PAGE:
Now she ieson wings of lightOur sweet babytoo soon took ight. Above our headsin clouds so bright,there she’s safest in the light.Her shadows danceacross the sun,but in our hearts love is never done.So y y little wingFly where only angels sing.
Sadly missed,Michael, Jennifer, Lena,Luke, Lane, & LilaGrandma & Grandpa
2 The Herald Saturday, December 17, 2011
For The Record
www.delphosherald.com
F
UNERALS
L
OTTERY
The Delphos Herald wantsto correct published errors inits news, sports and featurearticles. To inform the news-room of a mistake in publishedinformation, call the editorialdepartment at 419-695-0015.Corrections will be publishedon this page.
C
orreCtions
The DelphosHerald
Vol. 142 No. 144
Nancy Spencer, editorRay Geary, general managerDelphos Herald, Inc.Don Hemple, advertisingmanagerTiffany Brantley,
circulation managerThe Daily Herald(USPS 1525 8000) is publisheddaily except Sundays, Tuesdaysand Holidays.By carrier in Delphos andarea towns, or by rural motorroute where available $1.48 perweek. By mail in Allen, VanWert, or Putnam County, $97per year. Outside these counties$110 per year.Entered in the post officein Delphos, Ohio 45833 asPeriodicals, postage paid atDelphos, Ohio.No mail subscriptions will beaccepted in towns or villageswhere The Daily Herald papercarriers or motor routes providedaily home delivery for $1.48per week.405 North Main St.TELEPHONE 695-0015Office Hours8 a.m.-5 p.m. Mon.-Fri.POSTMASTER:Send address changesto THE DAILY HERALD,405 N. Main St.Delphos, Ohio 45833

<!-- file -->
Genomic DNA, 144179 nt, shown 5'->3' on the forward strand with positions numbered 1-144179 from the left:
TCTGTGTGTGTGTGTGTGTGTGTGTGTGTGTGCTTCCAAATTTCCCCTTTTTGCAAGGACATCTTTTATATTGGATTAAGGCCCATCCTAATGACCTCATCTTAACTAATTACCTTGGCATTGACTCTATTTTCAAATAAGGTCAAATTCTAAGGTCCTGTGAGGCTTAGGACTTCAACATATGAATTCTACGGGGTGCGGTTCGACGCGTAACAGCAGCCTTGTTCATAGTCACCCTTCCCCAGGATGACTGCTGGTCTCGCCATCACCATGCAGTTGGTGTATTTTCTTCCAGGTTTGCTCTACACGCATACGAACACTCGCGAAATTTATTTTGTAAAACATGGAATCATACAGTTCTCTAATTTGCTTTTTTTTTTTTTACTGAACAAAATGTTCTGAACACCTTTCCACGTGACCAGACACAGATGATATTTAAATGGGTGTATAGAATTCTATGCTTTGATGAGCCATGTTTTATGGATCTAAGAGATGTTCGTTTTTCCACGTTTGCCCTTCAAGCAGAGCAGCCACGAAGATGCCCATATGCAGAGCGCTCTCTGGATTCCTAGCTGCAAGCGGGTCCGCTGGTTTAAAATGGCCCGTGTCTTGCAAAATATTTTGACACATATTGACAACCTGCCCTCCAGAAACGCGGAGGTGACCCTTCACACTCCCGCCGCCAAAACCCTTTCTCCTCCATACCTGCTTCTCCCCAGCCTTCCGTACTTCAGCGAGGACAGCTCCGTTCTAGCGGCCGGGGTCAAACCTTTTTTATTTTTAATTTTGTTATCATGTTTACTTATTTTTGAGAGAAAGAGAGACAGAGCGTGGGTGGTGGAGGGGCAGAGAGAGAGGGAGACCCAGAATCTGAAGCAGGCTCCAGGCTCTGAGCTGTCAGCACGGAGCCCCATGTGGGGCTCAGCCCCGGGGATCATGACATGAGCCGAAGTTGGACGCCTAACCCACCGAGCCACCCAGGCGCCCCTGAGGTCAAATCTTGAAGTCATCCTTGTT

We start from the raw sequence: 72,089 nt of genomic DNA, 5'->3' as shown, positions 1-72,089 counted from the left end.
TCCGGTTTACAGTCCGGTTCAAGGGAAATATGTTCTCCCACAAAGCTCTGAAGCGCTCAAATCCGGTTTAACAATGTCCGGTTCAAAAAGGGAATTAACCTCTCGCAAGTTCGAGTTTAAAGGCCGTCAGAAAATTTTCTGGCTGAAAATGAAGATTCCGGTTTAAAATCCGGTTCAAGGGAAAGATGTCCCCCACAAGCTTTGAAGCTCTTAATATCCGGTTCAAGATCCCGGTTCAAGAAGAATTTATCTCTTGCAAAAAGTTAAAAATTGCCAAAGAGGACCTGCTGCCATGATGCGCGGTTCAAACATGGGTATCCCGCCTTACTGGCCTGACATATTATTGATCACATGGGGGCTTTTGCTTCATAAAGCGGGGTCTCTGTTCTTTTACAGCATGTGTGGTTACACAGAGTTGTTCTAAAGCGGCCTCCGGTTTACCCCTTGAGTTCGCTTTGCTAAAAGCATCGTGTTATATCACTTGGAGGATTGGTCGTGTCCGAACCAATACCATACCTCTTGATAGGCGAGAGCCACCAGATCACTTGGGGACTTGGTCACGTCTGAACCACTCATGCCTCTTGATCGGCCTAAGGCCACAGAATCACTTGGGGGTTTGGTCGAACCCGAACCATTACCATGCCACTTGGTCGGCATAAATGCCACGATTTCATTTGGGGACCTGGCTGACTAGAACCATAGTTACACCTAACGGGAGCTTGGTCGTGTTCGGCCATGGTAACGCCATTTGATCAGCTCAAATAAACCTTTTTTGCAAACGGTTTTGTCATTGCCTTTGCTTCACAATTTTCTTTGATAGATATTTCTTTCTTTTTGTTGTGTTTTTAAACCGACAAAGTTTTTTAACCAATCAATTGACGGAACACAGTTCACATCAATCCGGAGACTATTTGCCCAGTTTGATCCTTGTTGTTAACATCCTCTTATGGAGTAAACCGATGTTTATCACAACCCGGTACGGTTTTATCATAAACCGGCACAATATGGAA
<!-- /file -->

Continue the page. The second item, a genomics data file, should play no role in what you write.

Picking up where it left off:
I had an experience last weekend that hasseemed to be repeating itself more and more.I shared my story with a few others and I havefound that I am not alone in my distress.My distress? When did going to the bath-room become such a difficult thing? I don’tmean “going” to the bathroom in the morepersonal sense of the word but perhaps “using”the bathroom would be the more correct wayto say it.Let me recount by experience.I was traveling in a different part of Ohioand using a bathroom that was unfamiliarto me. I approached the sink, put my handsunderneath the automatic soap dispenser suc-cessfully getting the perfect “dime-size” dropof soap. I rubbed my hands together, thenproceeded to place my hands under the han-dle-less water faucet. I pondered: is this the“wave”-type of faucet? The touch type? Theone where you use a foot touch? So, I wavedmy hands over and under, tapped and gavevoice commands — all to no avail as the soapbecame a gooey dried combobulation on myhands.There I stood, holding my soapy hands outin front of me, cursing technology. Was any-one watching me, laughing at me, using me asa guinea pig for some wicked type of waterfaucet experiment?I then decided to try those tactics on theadjacent faucet, thinking maybe the first oneperhaps had a “technical glitch.” Finally,the perfectly-passed wave did the job and Ishouted for joy as the water washed away thesticky mess from my hands.I truthfully am getting a complex aboutgoing into restrooms in places I have nevervisited. When I enter, I scope the scene watch-ing others as they wash and dry their hands,trying to get a clue as to what awaits. Do theyhave those hand-blowers you just walk by andthey go off unexpectedly, sounding like a 747scaring the #?#?# out of you? Do they havethe type you dip your hands in and out of orthe kind you push to start? Or do they have thedispensers that wildly shoot streams of paperout at you?All of this and I have not yet even men-tioned the toilets. To put it delicately — theyscare me sometimes. I wonder if someoneis watching me and knows just the precise“moment” to SWISH! Occasionally, the tim-ing of the “swish” can be a bit off and onceagain you are left in a not-so-pleasant predica-ment of figuring it all out in a place you don’treally want to spend a lot of time.I’m all for making life easier through mod-ern inventions but I am not yet totally con-vinced the bathroom needs to be improved.All I need are the basics — a clean bathroomwith running water and some paper to wipemy hands. Makes you kind of wonder, though,what might be the next step they would sur-prise us with in the world of restroom tech-nology. On the other hand, I just don’t think Iwant to know.